St Laurent is one of our favourite grape varieties. Always characterful, it remains a hidden secret to most. Now we bring you one of the finest examples in our cans, but how much do you know about St Laurent? Discover more about this bright style of red wine.
St Laurent takes its name from the day it is said to ripen: 10 August, known as St Laurentius Day. Historically mistaken as part of the Pinot Noir family because visually the two are hard to distinguish, Jancis Robinson writes that St Laurent is likely a cross of Pinot and Savagnin, making “dark and assertive” wines. Walter Glatzer, the talented winemaker behind our St Laurent, broadly agrees: “St Laurent, we think, is a mutation from the Pinot Noir grape. The mother grape is Pinot Noir, and the father grape is unknown.”
St Laurent in Austria - and beyond
Despite the mystery of St Laurent’s origin story, the grape has been growing in the Niederösterreich region of north-east Austria for years. Home to 50% of all Austrian wines, Niederösterreich is perhaps more famous for its Riesling and Gruner Veltliner wines, but in the sub-region of Carnuntum, south of Vienna, you’ll find a treasure trove of reds. St Laurent’s early flowering means the biggest challenge it faces is Spring frosts, and a warmer climate like Carnuntum help offset some of this pressure.
When it’s handled well, St Laurent is a pure and intensely characterful variety with lightly-integrated, rustic tannins. Similar to Pinot Noir in its easy-drinking and versatile nature, it is darker than its parent with more black fruits flavours. Occasionally, the grape has been made into sparkling, rosé and sweet wines but it is mostly best in its traditional red style.
Producers in Austria, Germany and the Czech Republic are leading a St Laurent renaissance in Europe and the world is paying attention. St Laurent plantings are popping up all over the New World with some of the best examples outside of Europe in Canada and New Zealand.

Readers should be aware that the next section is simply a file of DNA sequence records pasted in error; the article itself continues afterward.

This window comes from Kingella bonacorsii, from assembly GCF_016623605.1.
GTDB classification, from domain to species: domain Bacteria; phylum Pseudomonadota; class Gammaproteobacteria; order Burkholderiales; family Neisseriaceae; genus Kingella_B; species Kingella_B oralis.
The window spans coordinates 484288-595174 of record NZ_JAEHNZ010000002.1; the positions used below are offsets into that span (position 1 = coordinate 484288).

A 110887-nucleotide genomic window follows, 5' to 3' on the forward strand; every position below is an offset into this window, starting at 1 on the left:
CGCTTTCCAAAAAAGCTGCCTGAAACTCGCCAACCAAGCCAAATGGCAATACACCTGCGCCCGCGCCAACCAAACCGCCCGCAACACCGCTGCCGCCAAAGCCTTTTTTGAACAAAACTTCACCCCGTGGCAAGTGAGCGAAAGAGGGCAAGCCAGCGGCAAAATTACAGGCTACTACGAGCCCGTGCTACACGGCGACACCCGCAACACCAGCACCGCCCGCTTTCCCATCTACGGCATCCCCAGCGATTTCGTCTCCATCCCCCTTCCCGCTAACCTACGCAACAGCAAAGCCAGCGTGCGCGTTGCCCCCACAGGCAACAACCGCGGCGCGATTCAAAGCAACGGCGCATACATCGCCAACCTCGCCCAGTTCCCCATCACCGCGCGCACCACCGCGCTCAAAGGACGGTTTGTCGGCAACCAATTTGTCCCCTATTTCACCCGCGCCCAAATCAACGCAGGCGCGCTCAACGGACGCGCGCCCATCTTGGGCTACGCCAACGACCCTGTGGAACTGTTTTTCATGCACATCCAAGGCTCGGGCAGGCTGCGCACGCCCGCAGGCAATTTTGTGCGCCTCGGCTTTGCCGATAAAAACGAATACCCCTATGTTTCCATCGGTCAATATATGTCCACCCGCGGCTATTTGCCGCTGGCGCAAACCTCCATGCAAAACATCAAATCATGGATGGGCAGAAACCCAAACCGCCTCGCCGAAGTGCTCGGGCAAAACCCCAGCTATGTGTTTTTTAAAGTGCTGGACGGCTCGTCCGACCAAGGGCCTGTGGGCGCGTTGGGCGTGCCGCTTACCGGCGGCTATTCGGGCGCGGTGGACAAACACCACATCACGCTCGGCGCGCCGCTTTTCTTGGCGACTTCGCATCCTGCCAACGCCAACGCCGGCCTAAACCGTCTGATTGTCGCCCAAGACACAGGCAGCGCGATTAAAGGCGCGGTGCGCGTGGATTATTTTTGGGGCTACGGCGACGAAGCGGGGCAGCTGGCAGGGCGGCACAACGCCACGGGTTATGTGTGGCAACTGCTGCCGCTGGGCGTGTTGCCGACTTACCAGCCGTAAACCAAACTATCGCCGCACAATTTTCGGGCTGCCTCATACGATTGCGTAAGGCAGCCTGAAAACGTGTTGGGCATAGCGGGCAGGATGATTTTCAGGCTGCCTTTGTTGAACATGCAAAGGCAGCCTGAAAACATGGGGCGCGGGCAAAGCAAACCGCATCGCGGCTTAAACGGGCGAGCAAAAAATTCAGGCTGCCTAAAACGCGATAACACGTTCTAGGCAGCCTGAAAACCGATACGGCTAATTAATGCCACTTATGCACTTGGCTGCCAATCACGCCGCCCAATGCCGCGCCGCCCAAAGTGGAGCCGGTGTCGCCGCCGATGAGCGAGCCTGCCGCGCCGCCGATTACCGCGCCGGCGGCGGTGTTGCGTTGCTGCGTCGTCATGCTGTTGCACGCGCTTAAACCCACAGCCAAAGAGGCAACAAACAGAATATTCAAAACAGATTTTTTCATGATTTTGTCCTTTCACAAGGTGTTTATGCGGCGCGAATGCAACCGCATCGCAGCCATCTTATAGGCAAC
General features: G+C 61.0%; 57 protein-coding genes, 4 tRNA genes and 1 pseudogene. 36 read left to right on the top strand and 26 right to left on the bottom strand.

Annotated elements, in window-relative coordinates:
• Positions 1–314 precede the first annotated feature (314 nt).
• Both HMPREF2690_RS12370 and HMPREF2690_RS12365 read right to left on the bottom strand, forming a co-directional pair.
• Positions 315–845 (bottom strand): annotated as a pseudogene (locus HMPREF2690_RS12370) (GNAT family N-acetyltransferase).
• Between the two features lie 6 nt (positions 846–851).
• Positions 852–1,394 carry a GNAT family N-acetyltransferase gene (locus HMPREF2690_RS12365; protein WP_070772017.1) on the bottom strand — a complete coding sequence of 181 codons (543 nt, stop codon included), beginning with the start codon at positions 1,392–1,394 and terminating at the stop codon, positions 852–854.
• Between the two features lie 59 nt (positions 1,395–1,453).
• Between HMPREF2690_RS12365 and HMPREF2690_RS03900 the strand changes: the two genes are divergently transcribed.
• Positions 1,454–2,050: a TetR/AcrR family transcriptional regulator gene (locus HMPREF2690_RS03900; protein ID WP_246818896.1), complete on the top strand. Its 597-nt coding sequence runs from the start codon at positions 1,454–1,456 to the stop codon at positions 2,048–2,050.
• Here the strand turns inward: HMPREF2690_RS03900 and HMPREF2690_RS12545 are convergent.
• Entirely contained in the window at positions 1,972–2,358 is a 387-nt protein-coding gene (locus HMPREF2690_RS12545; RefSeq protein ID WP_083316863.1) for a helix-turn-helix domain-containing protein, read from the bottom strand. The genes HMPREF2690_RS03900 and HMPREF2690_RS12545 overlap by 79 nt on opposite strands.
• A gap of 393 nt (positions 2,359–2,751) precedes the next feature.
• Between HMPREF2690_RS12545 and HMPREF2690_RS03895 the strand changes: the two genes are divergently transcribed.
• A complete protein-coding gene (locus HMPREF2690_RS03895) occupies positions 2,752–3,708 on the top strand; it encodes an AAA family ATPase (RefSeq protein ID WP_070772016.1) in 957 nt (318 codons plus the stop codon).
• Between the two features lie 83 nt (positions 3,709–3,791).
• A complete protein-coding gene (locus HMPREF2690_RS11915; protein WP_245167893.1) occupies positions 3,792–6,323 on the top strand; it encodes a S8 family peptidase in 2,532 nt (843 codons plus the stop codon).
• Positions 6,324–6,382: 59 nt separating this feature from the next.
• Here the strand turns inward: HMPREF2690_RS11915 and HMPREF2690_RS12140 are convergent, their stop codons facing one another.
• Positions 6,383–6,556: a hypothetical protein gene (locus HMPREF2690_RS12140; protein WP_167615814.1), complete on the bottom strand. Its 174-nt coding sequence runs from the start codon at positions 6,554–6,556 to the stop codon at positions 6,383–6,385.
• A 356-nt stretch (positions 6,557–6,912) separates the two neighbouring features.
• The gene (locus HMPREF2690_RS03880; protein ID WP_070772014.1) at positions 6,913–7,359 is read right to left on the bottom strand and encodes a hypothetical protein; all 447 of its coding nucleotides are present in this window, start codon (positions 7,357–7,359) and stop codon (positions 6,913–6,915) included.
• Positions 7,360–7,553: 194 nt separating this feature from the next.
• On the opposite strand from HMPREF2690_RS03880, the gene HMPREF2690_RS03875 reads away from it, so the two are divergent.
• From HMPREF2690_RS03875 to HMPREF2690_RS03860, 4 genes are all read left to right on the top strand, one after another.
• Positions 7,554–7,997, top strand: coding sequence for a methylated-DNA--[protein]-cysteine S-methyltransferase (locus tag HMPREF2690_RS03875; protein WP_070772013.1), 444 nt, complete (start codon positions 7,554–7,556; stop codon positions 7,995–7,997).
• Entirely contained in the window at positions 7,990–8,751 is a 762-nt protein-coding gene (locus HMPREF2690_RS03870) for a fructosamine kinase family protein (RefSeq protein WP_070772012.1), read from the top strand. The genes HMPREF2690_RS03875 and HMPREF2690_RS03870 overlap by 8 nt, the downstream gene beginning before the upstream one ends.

From vine to can: Walter Glatzer’s St Laurent
Our Austrian St Laurent is made by Walter Glatzer at his family estate in Carnuntum. Focused on quality above all, his wines standout in any line-up of Austrian wines and we would recommend anyone to visit and taste if you’re venturing to Vienna.
Carnuntum’s vine growing history begins with the ancient Romans. Their love of wine and appreciation for the rolling hills and south-facing aspect meant planting vineyards was an inevitable venture. Today, Glatzer implements organic and low intervention mechanisation, relying on the same land to give his grapes complexity and a true expression of terroir. His sustainable-focused viticulture is an ethos shared by us, so his wines are a natural fit beyond their quality and worldwide acclaim.
You’ll like St Laurent if you like…
St Laurent pours deep and dark. It has an inky pigmentation that alludes to a full bodied red wine, but actually you’ll find freshness instead. Mimicking the body of Pinot Noir - medium bodied with fresh acidity - you’ll discover layers of wild berries, juicy mulberries, plums and tangy cherries. Glatzer gently oak matures his St Laurent so you’ll notice hints of cocoa nibs and peppercorn spice. Tannins are light and rustic, adding structure and length to the finish.
It manages to toe the line between the interesting and the crowd-pleasing. You’ll notice other grapes do similar things, so if you find yourself drinking Gamay (Beaujolais, for example), New World Pinot Noir or German Spatburgunder, or wines like Valpolicella, you’re going to love St Laurent wines.
St Laurent for any occasion
Enjoy the canned St Laurent lightly chilled on its own, or let it warm up to room temp if you prefer a fruitier style. It drinks very well as it is, so perfect to take on a hike or day out, but if you fancy a glass with food, then have a try of these food pairings.
Pairing with meat
St Laurent’s tannins and intensity makes it a delicious pairing with roast duck, lamb chops, sticky glaze BBQ pork ribs, Swedish meatballs or herby roast chicken.
Pairing with fish
Yes, you can have red wine with fish! Opt for oilier, richer fish like roast salmon or tuna steak in lemon and tomato sauce.
Pairing with vegetarian friendly food
St Laurent loves mushrooms and blue cheese, so a pitch-perfect pairing is Portobello mushrooms stuffed with stilton and grilled. It also works with pizza, especially with plenty of Mozzarella cheese. For winter comforts, opt for Spanish stews.
St Laurent with cheese
St Laurent is a very versatile cheese wine, thanks to its acidity, but extra special pairings would be Comte, Tomme de Savoie, mature Cheddar, or a fruity-cheese for a curveball match.